David Cameron said it will be harder for people to come to work in Britain from outside the European Union, as part of his effort to cut net levels of immigration by more than half.
The prime minister used his weekly question-and-answer session in Parliament to announce that Home Secretary Theresa May has asked the government’s Migration Advisory Committee to recommend ways to tighten visa requirements. Areas the panel will look at include increasing the minimum salary an overseas worker will have to earn from 20,800 pounds ($32,250) a year, restricting the areas in which employers can argue there is a skills shortage, and increasing visa charges.
Cameron has never come close to meeting a pledge, made before he first won office in 2010 and repeated in last month’s election campaign, to cut net annual immigration below 100,000. EU free-movement rules mean he only has control over migrants from outside the bloc, which has led to crackdowns on skilled migrants from beyond Europe.
“In the past it has been frankly too easy for some businesses to bring in workers from overseas rather than to take the long-term decision to train our workforce here at home,” the premier told the House of Commons in London Wednesday. “We need to do more to change that, and that means reducing the need for migrant labor, and that is part of our plan.”
The panel has been asked to look at Tier 2 visas, which cover skilled workers. It will deliver most of its report by the end of the year, with the government seeking recommendations for raising the salary thresholds by the end of July so changes can be made to immigration rules in the fall.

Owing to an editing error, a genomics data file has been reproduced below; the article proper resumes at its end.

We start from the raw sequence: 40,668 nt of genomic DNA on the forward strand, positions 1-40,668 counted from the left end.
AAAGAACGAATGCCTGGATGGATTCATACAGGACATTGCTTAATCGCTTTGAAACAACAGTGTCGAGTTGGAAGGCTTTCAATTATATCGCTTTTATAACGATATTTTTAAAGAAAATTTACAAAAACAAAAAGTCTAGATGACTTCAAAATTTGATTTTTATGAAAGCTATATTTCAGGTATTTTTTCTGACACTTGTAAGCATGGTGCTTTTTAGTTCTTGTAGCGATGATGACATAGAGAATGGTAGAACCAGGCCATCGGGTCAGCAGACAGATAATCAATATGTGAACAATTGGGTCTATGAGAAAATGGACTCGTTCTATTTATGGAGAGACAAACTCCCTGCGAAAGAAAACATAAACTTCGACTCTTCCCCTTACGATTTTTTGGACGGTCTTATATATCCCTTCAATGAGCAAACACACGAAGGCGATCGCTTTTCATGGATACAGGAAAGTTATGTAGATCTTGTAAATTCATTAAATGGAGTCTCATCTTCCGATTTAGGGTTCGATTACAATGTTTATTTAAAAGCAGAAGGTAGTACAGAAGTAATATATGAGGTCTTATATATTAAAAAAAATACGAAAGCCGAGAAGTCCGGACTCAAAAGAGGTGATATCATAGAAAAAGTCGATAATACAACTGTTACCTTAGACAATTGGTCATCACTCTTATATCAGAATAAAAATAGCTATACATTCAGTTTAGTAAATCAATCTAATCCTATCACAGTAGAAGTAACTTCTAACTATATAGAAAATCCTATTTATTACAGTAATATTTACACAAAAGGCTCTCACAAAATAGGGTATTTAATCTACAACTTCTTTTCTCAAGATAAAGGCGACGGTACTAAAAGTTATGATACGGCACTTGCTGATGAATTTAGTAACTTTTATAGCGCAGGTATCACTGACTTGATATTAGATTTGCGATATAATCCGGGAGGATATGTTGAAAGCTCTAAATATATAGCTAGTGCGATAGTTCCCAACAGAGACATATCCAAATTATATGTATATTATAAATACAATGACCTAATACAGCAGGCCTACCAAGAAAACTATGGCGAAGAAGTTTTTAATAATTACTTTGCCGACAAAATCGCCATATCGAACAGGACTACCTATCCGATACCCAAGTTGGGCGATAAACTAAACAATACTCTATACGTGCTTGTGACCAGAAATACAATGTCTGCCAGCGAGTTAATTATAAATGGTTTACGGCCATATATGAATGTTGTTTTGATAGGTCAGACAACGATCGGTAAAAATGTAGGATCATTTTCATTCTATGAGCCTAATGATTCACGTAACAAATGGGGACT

Other areas the committee will examine include whether the dependents of those on a Tier 2 visa should be allowed to work, and tightening rules on intra-company transfers, where staff are moved between countries by the same employer.
Simon Walker, director general of the Institute of Directors, said the plans risked damaging growth.
“Proposals to further increase the cost of visas is essentially a tax on employing people from abroad,” Walker said in an e-mailed statement. “This seems particularly odd given how dependent the U.K. economy is on international skills. The prime minister is absolutely right to focus on up-skilling the domestic workforce, but there’s no quick fix and it could appear misguided to risk harming the economy today in the hope of seeing results a decade down the line.”